Philipp Franz von Siebold Stiftung
Deutsches Institut fuer Japanstudien
In its series of public lectures, the German Institute for Japanese
Studies will present on
Wednesday, April 5, 2000
(German Society for Foreign Affairs, Berlin)
"US-Japan Relations in Turmoil?"
A decade ago, Japan seemed poised to become the leading economy of the
21st century. Americans in the 1980s envied Japan for its strong
economic growth, low inflation, low unemployment and its companies that
were global leaders in their industries. Since these were related to
fundamentals such as a strong family system, education, work ethic,
political stability and high savings, Japan's position seemed secure.
But the nation has squandered its chances and now faces a troubled
future. Optimists are hoping for a strong Japan finally re-emerging. But
over the next several decades Japan will have to face a couple of
critical problems: stimulating the economy, restructuring its industrial
system, solving the debt and banking crisis, dealing with the
demographic change, reforming the political system, and defining Japan's
role in Asia as well as in world politics. The translation of those
tasks into action will lead to serious problems in US-Japan relations.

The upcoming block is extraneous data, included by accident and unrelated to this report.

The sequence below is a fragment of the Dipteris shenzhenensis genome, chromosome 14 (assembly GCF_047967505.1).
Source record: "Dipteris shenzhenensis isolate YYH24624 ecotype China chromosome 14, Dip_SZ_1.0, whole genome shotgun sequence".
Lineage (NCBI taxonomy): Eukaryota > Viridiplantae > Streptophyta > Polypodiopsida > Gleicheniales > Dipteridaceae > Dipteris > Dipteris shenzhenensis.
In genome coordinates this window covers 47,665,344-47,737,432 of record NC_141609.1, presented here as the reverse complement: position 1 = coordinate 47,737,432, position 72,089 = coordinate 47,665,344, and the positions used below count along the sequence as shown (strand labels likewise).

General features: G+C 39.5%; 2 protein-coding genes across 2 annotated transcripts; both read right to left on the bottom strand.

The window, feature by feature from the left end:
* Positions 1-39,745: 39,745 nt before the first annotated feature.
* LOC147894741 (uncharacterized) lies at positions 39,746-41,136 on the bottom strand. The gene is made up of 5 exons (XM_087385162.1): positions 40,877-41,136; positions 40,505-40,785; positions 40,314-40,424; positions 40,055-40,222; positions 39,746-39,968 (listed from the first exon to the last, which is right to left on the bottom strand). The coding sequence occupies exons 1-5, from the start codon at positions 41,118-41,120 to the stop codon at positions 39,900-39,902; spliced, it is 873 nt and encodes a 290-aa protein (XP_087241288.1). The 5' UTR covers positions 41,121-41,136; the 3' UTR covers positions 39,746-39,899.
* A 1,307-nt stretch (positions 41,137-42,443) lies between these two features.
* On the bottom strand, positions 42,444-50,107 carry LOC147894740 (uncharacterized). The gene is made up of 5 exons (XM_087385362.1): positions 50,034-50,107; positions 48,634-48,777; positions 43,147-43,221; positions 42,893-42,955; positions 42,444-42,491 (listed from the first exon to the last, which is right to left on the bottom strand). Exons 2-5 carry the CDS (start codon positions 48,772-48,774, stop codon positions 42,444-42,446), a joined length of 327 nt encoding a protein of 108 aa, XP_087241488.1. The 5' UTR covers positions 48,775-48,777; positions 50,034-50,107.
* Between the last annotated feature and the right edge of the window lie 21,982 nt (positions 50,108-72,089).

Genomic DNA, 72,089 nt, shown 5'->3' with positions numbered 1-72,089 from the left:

It will create serious economic and especially trade problems. The
overcoming of serious political and security challenges and a
repositioning of Japan's role in world politics in terms of burden and
responsibility sharing will demand priority on the agenda.
Dr. May is Senior Research Fellow at the Research Institute of the
German Society for Foreign Affairs in Berlin, lecturer in international
relations at the Free University of Berlin, and Secretary General of the
German section of the Trilateral Commission. Dr. May has published
widely on European integration, American foreign policy, Japan's foreign
policy, and world trade issues. His most recent books are Japan in der
Krise [Japan in Crisis]; Asia, Europe and the Challenges of
Globalization (together with J. Krause and U. Niemann).
The lecture will be given in English. It will take place on Wednesday,
April 05, 2000 at 6:30 p.m. at the DIJ. Admission is free, but please
register by April 03 with Ms. Dinkel at the DIJ.
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